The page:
by Devon Reeser
When we as teachers correct students, we discourage them from trying!
It is hard enough to get EFL students to practice speaking and writing without adding barriers. While it’s easy to make mistakes when learning new words, grammar, sentence structure, and pronunciation, it’s important to correct your students’ errors effectively, and at the same time sensitively. This will help them grow and develop their language skills and feel at the same time undeterred. Try correcting them in disguise with positive re-enforcers or a more passive style. It might not come naturally to you at first, but with a little practice, you will never tell a student she is wrong again!
Try These 9 Simple Ways to Correct Your Students Without Correcting Them
If a student answers a question incorrectly or grossly mispronounces a word, fail to respond to him or her and rather stare blankly or with a raised eyebrow, like you heard no words. You will convey there was a failure in communication without correcting your body language cues, and those cues are actually a more powerful way of encouraging a second, third, and even fourth attempt for a right answer. The student will naturally want to try harder to communicate with you.
“Is There Another Way to Say That?”
Do not tell her or him they are wrong, but ask if maybe there is another way (with the implication of better way) to answer your question or communicate. The question will trigger a thought process in which the student scans their mental thesaurus.
“What Word Did We Learn Yesterday?”
This question inspires recall of lessons taught, and your student will not think you are correcting them, only seeking a different answer based on your lesson plans. It will also trigger their brain to replace the incorrect word or usage with what you taught.
“Does Anyone Else Have A Thought?”
Do not correct your student, but immediately ask if anyone else has a different answer. Keep asking until someone gives you the right response. Positively respond to all of the participation, but very positively respond to the correct answer once you find it and stop asking for more answers. The final answer will remain in their heads as the best and the most correct.
“Who Else Thinks That Answer Is Correct?”
Turn it around on your students! Poll who thinks the answer is correct. The correct answer will emerge, but the student who was wrong will have commiseration from classmates that voted for her answer, diffusing the culpability in a lighthearted way.
“I Do Not Quite Understand You”
This phrase indicates that the student is on the right track, but is not quite conveying what he or she wants to communicate. He or she will keep trying and rephrase their words or try another grammatical construction naturally to attempt to explain. This is much more effective than “That is not how you say that” or other negative correction tools.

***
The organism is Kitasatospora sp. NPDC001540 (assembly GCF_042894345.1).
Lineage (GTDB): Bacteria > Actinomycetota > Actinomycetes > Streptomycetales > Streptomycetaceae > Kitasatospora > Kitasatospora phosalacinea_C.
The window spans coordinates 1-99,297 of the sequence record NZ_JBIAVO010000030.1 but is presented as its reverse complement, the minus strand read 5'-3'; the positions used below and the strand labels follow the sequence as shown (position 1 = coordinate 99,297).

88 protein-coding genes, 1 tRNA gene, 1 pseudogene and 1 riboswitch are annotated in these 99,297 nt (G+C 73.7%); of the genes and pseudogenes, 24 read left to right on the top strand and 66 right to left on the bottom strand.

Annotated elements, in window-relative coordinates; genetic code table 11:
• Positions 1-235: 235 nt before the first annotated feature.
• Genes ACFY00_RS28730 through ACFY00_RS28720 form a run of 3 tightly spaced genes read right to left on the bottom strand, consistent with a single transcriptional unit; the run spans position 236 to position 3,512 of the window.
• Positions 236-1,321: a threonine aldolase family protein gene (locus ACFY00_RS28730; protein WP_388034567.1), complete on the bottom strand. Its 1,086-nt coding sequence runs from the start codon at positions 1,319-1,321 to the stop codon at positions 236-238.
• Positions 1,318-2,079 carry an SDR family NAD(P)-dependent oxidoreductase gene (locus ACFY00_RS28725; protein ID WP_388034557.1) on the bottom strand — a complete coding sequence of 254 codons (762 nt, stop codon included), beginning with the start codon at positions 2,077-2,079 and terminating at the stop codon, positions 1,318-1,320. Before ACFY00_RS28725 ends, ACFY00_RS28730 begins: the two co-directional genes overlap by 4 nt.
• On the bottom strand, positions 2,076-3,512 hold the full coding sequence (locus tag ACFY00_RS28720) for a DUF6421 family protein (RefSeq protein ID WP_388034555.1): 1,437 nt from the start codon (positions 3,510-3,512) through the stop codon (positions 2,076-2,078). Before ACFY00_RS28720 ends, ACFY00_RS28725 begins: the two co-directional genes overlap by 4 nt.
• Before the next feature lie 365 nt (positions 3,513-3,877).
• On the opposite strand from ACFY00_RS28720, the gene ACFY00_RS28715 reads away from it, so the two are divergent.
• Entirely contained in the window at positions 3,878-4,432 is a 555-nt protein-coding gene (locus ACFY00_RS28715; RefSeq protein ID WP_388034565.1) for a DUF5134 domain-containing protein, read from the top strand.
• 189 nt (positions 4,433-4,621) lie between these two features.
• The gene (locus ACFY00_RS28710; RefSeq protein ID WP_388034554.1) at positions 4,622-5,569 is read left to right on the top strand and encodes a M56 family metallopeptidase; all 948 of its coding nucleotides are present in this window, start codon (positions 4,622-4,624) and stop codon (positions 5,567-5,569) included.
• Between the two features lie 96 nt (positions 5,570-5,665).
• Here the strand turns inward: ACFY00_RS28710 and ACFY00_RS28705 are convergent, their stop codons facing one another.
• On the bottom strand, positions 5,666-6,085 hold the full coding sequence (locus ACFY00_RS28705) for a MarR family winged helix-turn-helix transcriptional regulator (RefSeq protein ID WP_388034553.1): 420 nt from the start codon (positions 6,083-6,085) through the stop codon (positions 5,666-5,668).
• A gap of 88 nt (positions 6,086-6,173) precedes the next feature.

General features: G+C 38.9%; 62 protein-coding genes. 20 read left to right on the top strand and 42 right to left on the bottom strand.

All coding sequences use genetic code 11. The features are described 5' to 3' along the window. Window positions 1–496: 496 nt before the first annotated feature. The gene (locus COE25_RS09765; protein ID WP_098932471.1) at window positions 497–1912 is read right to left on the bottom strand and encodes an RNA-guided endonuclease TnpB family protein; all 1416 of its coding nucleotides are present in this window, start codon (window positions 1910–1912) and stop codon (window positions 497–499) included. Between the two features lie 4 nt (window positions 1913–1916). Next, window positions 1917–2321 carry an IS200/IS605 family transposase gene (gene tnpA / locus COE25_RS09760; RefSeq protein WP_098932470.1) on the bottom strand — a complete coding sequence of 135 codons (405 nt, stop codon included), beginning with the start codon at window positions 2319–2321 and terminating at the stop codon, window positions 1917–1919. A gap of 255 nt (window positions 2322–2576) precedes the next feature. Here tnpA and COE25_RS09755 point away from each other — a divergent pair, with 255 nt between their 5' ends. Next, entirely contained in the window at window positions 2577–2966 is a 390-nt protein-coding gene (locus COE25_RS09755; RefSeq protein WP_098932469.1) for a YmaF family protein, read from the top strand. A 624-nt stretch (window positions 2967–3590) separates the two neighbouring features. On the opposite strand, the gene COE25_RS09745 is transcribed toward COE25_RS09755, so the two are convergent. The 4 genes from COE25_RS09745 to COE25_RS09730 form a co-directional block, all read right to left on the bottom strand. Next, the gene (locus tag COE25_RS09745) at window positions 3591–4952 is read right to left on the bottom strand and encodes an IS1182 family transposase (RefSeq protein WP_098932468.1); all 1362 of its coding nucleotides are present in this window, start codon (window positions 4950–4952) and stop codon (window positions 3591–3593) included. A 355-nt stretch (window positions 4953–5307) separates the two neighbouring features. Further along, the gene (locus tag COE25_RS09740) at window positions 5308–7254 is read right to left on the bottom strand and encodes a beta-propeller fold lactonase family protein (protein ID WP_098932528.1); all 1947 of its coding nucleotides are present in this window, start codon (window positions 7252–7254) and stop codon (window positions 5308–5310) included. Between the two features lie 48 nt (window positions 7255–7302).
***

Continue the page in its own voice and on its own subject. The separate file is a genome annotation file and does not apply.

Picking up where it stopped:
Nod in agreement with the student and then repeat what he or she is trying to say correctly. This shows it was said well enough to be understood and that the communication was relayed, but the correct pronunciation or grammar will stick in their mind. For example, if she asks, “I go to bathroom?” say, “Can I go to the bathroom? Yes you can go to the bathroom.”
Ask Someone Else
If someone answers incorrectly, just ignore them and ask someone else until you receive the right response!
A Game with Rewards
Do not correct wrong answers, but reward the right answer. This is the oldest teacher trick to inspire participation. Give candy, points, prizes, etc. if students answer you correctly, but do not even acknowledge wrong answers.
Correcting Mistakes Q&A
When should a student be corrected?
There is always a right time to correct a student’s mistakes. This can be done effectively – and sensitively. Use them as a source of understanding.
When, how, and even if?
1 The first thing to ask yourself is: Is it a mistake or an error? A mistake is a brief incident or failure about something your student probably knows and will recognize themselves in time or if offered the chance. An Error is a different matter as these are made when a student hasn’t actually learned the work at that point or possibly just forgotten it. Never praise a mistake or error.
2 It’s preferable sometimes to leave the error correction for the end of the class so as not to demotivate your students.
Should I give students the chance to correct their own mistakes?
If you think the students are sufficiently familiar with the activity, self-correction is good practice as it aids them to recognize their mistakes, gives them responsibility, and encourages critical thinking.
How do I correct a student without offending them?
Don’t punish or embarrass them, point out the type of mistake they made in a simple, clear, and constructive manner. Be positive about it and provide correct examples.
What is one easy way to correct mistakes that won’t cause offense?
Rather than singling out any student, make a list of errors that occur, then dedicate time to correct them all in one section of your lesson. You can either use those from the latest activity or from previous classes. Write them on the board and give a list to students.
With a little bit of practice, you can succeed at never correcting your students but always finding the right answer! You will notice higher participation in your activities as well as increased learning in your classroom by employing these techniques and always making wrong right.
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